Regarding the importance of PD-L1 as the ligand of PD-1 in AML and the various effects of PD-L1 on leukemic cells, we aimed to evaluate its probable influence on some metabolic pathways which are critical in the immortality, proliferation, and survival of AML cells.
The ethical aspects of the current study have been approved by Isfahan university of medical sciences ethics committee with ethics code IR.MUI.REC.1400.008.
Cell culture and treatment
HL-60 and THP-1 cell lines were purchased from Pasteur Institute (Tehran, Iran) and were cultured in Roswell Park Memorial Institute (RPMI) 1640 with 20% heat-inactivated FBS and 1% antibiotics (100 U/ml penicillin and 100 µg/ml streptomycin) (Bio idea, Iran). THP-1 is of monocytic origin and representative of AML M-5 (https://en.wikipedia.org/wiki/THP-1_cell_line) while HL-60 is representative of promyelocytic leukemia M-2 and M-3 (https://en.wikipedia.org/wiki/HL60). According to previous studies, THP-1 and HL-60 cell lines express PD-L1 which can be overexpressed by PMA stimulation [9, 10]. 1 × 106 of each cell line were seeded in each well of the cell culture plate and stimulated with 50 ng/ml phorbol 12-myristate 13 acetate (PMA, Sigma-Aldrich, St Louis, MO, USA) to increase PD-L1 expression. We divided each cell line into two groups including test and control. Both groups were initially stimulated with PMA to express PD-L1. After 24 h of incubation at 37ºC and 5% CO2, recombinant human PD-1 (CD279)-Fc chimera (carrier-free) (Biolegend, UK) was added to the medium of test group cells in the concentration of 80 ng/ml while the control group cells were not treated. In order to find the effect of PD-L1 stimulation.
Flow cytometry analysis
For detection of PD-L1 expression on the cells before their treatment with recombinant PD-1, Flow cytometric analysis was done 24 h after stimulation with PMA. This analysis was accomplished by a FACS Calibur instrument (Becton Dickinson Bioscience, San Jose, USA). Anti-human CD274 (PD-L1)-PE (Biolegend, UK) was applied to measure the expression of PD-L1 protein on HL-60 and THP-1 cells and after that, the results were analyzed using the Cell Quest Pro software (BD Bioscience, USA).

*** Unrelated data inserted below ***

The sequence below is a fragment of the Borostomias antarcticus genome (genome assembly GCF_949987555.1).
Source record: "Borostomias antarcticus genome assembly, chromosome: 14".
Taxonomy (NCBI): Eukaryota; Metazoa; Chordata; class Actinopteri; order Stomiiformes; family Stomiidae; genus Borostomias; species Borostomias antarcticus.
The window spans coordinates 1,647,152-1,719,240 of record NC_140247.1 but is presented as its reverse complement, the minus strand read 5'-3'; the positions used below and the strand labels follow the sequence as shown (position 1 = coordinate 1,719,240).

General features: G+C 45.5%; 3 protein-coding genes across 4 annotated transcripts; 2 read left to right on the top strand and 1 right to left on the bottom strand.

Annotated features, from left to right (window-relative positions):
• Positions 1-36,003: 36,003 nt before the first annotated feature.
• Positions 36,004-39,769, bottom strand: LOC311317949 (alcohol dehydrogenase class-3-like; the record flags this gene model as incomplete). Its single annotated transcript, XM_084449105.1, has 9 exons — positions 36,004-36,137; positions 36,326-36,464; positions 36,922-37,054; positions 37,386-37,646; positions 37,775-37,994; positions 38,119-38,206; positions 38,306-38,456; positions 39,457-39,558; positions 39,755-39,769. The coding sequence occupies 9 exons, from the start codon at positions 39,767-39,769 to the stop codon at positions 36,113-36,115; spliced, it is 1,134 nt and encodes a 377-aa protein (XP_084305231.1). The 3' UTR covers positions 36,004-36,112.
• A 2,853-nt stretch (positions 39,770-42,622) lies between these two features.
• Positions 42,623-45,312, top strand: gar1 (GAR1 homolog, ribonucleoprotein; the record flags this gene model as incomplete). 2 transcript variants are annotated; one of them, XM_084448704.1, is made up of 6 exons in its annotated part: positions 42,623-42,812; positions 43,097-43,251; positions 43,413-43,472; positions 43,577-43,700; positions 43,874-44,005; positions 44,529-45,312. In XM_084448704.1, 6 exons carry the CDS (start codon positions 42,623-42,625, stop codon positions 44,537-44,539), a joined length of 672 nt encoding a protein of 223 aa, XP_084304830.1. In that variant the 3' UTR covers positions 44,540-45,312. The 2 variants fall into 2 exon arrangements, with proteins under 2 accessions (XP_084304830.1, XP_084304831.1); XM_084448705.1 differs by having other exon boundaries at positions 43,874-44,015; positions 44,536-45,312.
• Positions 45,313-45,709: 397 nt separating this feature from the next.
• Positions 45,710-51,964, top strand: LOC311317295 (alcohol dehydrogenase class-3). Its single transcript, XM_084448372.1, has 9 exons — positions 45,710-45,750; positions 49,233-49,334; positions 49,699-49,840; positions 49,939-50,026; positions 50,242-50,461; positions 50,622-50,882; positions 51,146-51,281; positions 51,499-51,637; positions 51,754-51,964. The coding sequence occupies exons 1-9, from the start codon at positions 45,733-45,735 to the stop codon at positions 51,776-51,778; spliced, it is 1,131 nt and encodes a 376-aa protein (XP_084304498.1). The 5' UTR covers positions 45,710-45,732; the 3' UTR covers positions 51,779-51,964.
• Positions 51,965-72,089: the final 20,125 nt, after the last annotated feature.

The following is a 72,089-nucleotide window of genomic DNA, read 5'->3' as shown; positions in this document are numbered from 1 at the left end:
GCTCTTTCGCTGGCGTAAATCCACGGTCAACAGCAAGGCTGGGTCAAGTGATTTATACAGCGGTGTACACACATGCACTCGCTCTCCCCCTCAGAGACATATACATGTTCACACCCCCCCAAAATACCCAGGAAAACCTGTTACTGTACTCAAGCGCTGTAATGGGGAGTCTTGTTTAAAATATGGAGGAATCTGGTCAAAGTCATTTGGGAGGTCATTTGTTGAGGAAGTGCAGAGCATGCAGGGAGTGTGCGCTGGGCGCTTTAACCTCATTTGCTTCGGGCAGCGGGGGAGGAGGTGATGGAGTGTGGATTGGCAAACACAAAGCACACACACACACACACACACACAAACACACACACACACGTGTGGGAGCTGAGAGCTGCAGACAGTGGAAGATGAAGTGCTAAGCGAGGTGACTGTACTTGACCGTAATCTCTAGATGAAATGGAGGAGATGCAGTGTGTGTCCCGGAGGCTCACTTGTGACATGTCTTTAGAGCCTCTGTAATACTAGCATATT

RNA extraction, cDNA synthesis, and RT-PCR
Total RNA of control and test group cells were extracted after 24, 48 and 72 h following PD-1 treatment using a total RNA extraction kit (Parstus, Inc Iran) according to the manufacturer’s instructions. cDNA synthesis was done immediately after RNA extraction by add Script cDNA synthesis kit (addbio, Korea). The resulting cDNA was applied for real-time quantitative PCR on a Step One Plus™ real-time DNA amplification system (Applied Biosystem, USA) with Ampliqon realQ plus master mix SYBER Green (Denmark) and specific primers. Specific primers for target genes and ACTB, as the housekeeping gene, were designed by Allele ID 7.0 and were ordered to be synthesized by Metabion company (Germany). The primers’ sequences are listed in Table 1.
Gas chromatography/mass spectrometry
Culture supernatants were harvested at the indicated time points (24, 48, and 72 hours after PD-1 treatment) and gas chromatography (GC) analysis was done using Agilent 7890A GC coupled with an Agilent 5975C mass detector with triple quadrupole mass analyzer and electronic ionization (EI) (Agilent Technology, USA). The gas chromatograph was prepared with an HP‐5 GC capillary column (30 m × 0.25 mm; film thickness 0.25 μm) and the oven temperature was started from 100 ºC, held for 2 min, raised by 12ºC/min up to 210°C, followed by 210–250°C by 3ºC/min with the total run time of 34 min. The carrier gas was helium at a flow rate of 2 ml/min and the MSD ChemStation was used as operating software. Before injection the samples into the device, were washed three times with hexane as a nonpolar detergent in order to extract fatty acids. Afterward, they were mixed with adequate amounts of sodium sulfate to eliminate retained water from samples. After GC was carried out, the samples were analyzed on a Thermo-Finnigan Trace DSQ fast-scanning single-quadrupole mass spectrometer.
In order to analyze NADPH production by the pentose phosphate pathway, the oxidation status of cells was examined by measurement of reduced glutathione (GSH). The HL-60 and THP-1cells were grown under the indicated culture conditions at 4×106 cells per 6ml per well in six-well culture plates.72 hours after PD-1 treatment, the cell groups of control and test were harvested and reduced glutathione (GSH) was measured using GSH kit (Navand Salamat, Iran) according to the manufacturer’s instructions.